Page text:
Townhouses and condominiums share certain characteristics and have some differences, and in terms of their structure, there is some overlap. For insurance purposes, the differences between townhouses and condominiums have to do with the way ownership is structured. States may regulate each differently, but some common guidelines typically prevail.
Physical Description versus Ownership Description
Many people think of a condominium complex as stacked block apartment-type residential housing, and think of a townhouse complex as rows of semi-detached houses with at least one shared wall. In terms of construction, a series of townhouses can be part of a condominium project. The differences arise because many townhouse developments are not owned as condominiums. A condo may be taxed as an individual property. A percentage of the common property within the condo complex also can be taxed. A townhouse is likely to be taxed as an individual property.
The obvious shared characteristic is that each is a single residence attached in some way to other single residences. Usually, townhouses and condos both have shared walls. Both sometimes have shared common community areas, such a swimming pool or recreation hall. Condos and townhouses both are taxed.
Points of Difference
Structurally, condominiums come in many forms. A multiple-housing-unit building that looks like a multistory apartment building may have individual residential units, and these units may be condos. The condo owner does not hold the land or the building in individual ownership. The owner of the condominium shares the entire building with other occupants. Each owner uses common facilities, such as hallways, elevators, tennis courts and swimming pools. Ownership of a condominium usually entails ownership of air space in the individual unit and sometimes interior walls. The land is held in collective ownership with all the other owners in the condo complex.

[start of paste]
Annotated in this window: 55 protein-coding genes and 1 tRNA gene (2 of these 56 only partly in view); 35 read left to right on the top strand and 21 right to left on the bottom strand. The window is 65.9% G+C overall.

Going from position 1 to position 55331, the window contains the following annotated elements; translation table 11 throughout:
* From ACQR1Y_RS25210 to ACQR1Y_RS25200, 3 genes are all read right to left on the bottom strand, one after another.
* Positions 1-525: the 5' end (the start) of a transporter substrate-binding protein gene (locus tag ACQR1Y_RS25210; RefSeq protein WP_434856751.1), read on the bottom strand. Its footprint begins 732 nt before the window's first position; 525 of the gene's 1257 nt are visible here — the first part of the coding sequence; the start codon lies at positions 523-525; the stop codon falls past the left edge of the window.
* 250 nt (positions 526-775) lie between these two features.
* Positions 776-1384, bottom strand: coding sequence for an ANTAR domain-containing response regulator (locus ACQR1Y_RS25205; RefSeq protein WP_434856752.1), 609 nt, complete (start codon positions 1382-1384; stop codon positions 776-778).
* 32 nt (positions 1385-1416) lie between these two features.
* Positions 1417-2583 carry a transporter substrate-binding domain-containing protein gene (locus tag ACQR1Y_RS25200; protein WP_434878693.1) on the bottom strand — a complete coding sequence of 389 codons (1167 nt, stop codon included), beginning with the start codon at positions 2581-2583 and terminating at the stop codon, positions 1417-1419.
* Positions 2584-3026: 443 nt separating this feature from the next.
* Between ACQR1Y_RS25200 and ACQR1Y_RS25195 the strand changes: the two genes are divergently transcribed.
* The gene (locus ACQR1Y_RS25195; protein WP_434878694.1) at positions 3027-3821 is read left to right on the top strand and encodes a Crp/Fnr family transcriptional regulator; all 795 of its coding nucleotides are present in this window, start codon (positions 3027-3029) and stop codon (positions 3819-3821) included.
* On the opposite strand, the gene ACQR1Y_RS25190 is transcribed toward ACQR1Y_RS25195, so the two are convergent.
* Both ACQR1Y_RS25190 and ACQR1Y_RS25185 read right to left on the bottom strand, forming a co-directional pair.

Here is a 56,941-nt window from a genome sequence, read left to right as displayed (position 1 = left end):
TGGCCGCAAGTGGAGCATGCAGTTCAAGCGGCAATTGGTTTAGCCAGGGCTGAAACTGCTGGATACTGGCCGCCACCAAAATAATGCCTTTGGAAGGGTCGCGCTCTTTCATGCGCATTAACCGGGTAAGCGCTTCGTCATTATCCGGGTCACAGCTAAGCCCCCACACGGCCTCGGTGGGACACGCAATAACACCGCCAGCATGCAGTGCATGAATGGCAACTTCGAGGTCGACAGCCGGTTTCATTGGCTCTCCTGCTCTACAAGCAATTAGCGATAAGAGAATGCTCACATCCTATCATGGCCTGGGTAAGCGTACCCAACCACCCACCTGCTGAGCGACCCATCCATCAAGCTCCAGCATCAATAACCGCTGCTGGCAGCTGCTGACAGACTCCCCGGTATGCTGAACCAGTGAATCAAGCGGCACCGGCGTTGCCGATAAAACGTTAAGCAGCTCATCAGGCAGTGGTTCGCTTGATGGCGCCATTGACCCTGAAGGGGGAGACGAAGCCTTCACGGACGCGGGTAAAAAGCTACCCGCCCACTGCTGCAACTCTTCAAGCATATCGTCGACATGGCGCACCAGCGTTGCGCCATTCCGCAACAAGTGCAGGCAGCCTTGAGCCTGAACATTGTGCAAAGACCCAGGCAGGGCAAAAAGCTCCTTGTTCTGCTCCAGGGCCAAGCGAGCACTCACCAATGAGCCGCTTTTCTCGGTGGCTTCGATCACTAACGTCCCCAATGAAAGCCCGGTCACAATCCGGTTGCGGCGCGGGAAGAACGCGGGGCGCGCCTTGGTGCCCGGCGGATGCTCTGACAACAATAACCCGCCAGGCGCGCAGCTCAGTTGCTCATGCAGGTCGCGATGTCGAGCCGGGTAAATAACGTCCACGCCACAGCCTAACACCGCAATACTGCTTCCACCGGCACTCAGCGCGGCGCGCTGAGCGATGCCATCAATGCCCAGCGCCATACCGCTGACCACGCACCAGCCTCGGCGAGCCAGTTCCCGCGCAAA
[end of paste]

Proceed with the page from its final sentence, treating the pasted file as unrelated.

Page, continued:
With a townhouse, walls that the houses share delineate property lines and separate units. Owners usually share no common areas for access to individual homes. A townhouse owner may own the land on which the townhouse is located, as well as decks and landscaping, and may also own the structure.
Condominium owners usually purchase insurance that is similar to renters insurance to cover their personal belongings contained within the condominium. If they make improvements or alterations to the condo, they can add insurance to cover their investments against loss to the amount or limits they and their insurers determine. The association only has responsibility for carrying liability insurance for common areas, so individual owners must provide their own liability insurance for their own individual units. A condominium association is likely to insure the entire condo complex against perils such as fire and loss from liability surrounding common areas. Individual condo owners, through an association, usually are assessed a fee to cover the expense of this common insurance.
Because townhouses are connected via shared walls, they are commonly joined in an association with a master insurance policy on the building. If a townhouse has no master policy, the owners usually can purchase insurance that is similar to homeowners insurance.
Arizona-based Mary Schultz has contributed articles about family, health, home improvement, agriculture and travel to newspapers and magazines. For over three award-winning decades as a marketing writer, Schultz has focused on technology, financial and insurance services and products, medical care, health and fitness, community heritage, tourism and charitable causes. She holds a Bachelor of Arts, honors English, from California State University, Northridge.